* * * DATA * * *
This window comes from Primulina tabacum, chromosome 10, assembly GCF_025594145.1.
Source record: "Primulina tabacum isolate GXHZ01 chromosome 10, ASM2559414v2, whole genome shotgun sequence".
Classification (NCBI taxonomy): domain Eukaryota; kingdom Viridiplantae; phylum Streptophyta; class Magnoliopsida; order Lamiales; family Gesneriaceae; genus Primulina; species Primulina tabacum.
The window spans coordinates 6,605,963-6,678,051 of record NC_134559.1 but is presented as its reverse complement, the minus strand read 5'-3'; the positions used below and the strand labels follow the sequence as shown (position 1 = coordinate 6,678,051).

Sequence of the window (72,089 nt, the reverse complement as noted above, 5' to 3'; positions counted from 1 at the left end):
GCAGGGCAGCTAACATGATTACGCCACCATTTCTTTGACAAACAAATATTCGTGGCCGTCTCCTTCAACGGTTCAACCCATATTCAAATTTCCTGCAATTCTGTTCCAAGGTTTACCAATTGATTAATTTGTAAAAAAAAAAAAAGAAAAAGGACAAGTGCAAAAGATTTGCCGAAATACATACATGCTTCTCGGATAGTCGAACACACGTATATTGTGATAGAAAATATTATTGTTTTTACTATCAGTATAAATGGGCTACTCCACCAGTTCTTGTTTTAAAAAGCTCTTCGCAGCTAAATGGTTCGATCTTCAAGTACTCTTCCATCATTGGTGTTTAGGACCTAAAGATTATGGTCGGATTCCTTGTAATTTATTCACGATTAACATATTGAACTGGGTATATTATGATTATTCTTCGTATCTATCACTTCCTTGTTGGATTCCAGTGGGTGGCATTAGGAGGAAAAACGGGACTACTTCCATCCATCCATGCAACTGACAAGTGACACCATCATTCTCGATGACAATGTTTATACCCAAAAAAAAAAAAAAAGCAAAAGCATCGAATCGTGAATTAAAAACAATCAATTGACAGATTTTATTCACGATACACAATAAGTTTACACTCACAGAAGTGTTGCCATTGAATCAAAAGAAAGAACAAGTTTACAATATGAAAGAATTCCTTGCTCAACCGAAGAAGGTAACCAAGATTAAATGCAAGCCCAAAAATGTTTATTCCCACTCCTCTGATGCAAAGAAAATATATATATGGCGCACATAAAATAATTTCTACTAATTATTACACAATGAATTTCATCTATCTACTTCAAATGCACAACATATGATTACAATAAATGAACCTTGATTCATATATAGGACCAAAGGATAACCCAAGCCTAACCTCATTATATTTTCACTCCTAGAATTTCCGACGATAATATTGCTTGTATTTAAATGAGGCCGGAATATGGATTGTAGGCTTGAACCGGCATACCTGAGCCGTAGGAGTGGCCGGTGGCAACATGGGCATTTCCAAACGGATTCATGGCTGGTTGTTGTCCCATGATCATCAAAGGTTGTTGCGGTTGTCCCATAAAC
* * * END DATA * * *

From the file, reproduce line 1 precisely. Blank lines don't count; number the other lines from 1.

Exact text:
This window comes from Primulina tabacum, chromosome 10, assembly GCF_025594145.1.